Friday, February 10, 2012

Web 3.0? No, it's Web 2.0 S

Tim O’Reilly (2005) presented a thorough explanation of the benefits of Web 2.0 in his report, What is Web 2.0, and opened the door for predictions about Web 3.0. If Web 1.0 was focused on posting content, Web 2.0 is collaborating to build content, what will Web 3.0 be?
According to the opinions of experts, Web 3.0 will feature information compiled and sorted to personalize content and develop databases that could not have been possible in a Web 1.0 world. 

O’Reilly predicted that, “the race is on to own certain classes of core data: location, identity…the winner will be the company that first reaches critical mass via user aggregation, and turns that aggregated data into a system service,” (p. 3). Facebook, Google+ and now Rogers are all vying to become the one-stop shop for user’s information.  Rogers Communication’s new service, One Number, offers customers the ability to combine all their contact information and inboxes into one profile accessible using the customer’s cell phone number. A commercial explaining the service is available on the bottom of this page.

Caterina Fake, co-founder of Flickr and, suggested that personalized recommendations will be made using all of our search data and profiles. Fake says that specific search results, similar to’s recommendations based on your previous purchases, will be used to customize the web to each user. This customization is already happening based on Eli Pariser’s TED Talk, Beware online “filter bubbles”. Pariser says that Google uses 57 signals to customize your search results.

I can see signs of the next step of the Internet in content created solely based on published content. For example, I searched for the term “best horror movies” and in the list of results, Google had pulled content from various sites and compiled its suggestions. The Shining, Alien, Halloween and The Exorcist make Google’s compiled list.  

Is this Web 3.0? Maybe, or it could be Web 2.0 S.


Fake, C. (Interview subject). (2009). Spark. (Podcast). Episode 96. Toronto, Ontario: CBC Radio.

O'Reilly, T. (2005). What is web 2.0. Retrieved February 10, 2012, from

Pariser, E. (2011). Beware online “filter bubbles”. [Online video]. Retrieved February 10, 2012, from

Rogers. (2012). One number [Commercial]. Retrieved February 10, 2012, from


  1. Here's an interesting support to your Web 3.0 post - take the quiz and read the pages after:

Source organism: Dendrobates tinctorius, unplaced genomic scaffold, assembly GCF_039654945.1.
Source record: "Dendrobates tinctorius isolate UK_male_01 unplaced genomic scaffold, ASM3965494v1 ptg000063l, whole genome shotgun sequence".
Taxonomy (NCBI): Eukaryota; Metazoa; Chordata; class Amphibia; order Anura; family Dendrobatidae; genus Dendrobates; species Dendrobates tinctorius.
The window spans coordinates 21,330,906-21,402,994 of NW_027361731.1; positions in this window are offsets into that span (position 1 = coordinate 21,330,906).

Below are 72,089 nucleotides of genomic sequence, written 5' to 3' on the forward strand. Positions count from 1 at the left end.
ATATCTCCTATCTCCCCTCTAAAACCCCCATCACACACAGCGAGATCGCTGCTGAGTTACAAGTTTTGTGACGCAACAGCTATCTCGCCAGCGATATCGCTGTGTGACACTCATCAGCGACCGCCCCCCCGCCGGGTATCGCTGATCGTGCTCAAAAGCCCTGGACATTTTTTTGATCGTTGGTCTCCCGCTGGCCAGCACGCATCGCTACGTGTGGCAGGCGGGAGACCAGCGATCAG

2. Hillary, thanks for pointing us toward Eli Pariser's excellent TED talk. One of the discussions that often comes up around Web 2.0 is the democratization of journalism - the ability of everyone to share their stories and knowledge. One of the drawbacks of this democratization, though, is the loss of the filtering role that professional journalists have traditionally performed. With traditional media, reported news could generally be relied upon for accuracy, even when the filtering meant that we didn't get to hear all points of view or all the stories. We relied on journalists to decide which stories were important and to write them well for us.
    I was really struck by Pariser's theory that, with Web 2.0, there's a "passing of the torch" from the human editor to the algorithmic editor. The filter provided by the human editor is being replaced by a filter based on algorithms. I think Pariser's point that algorithms aren't subject to journalistic ethics is a strong one. With algorithms as the gatekeepers of information, we may end up with a smaller and smaller funnel of information when we search. We end up not being aware of what we might be missing.
    A similar concern has been raised by Siva Vaidhayanathan in his book the Googlization of Everything. He argues that the convenience of Google's highly effective search algorithms is so seductive that we don't question whether, when we search, we're getting the whole picture. As he points out, Google's algorithmic approach is geared more for consumption than it is for knowledge gathering - it's great for shopping, but not so great for research.
    Siva Vaidhayanathan can be heard in discussion at:

  3. Thanks LJ, I earned an 8 out of 10!

    Great points Komori, and an excellent interview of Siva Vaidhyanathan. During the interview, Siva says explains part of Google's biases but I would also argue that our traditional institutions, such as libraries, are also biased. Canadian libraries contain almost all English books even though there may be a better book covering the same subject in another language, but due to accessibility, the bias leads the library to select the English version. Is that the best choice? I think the argument can be made for both sides.

    1. Good point about traditional institutions also being biased, Hillary. I suppose that, no matter where we seek information, we need to be aware of editorial, curatorial, or filtering biases - which applies as much to libraries and newspapers as it does to Google.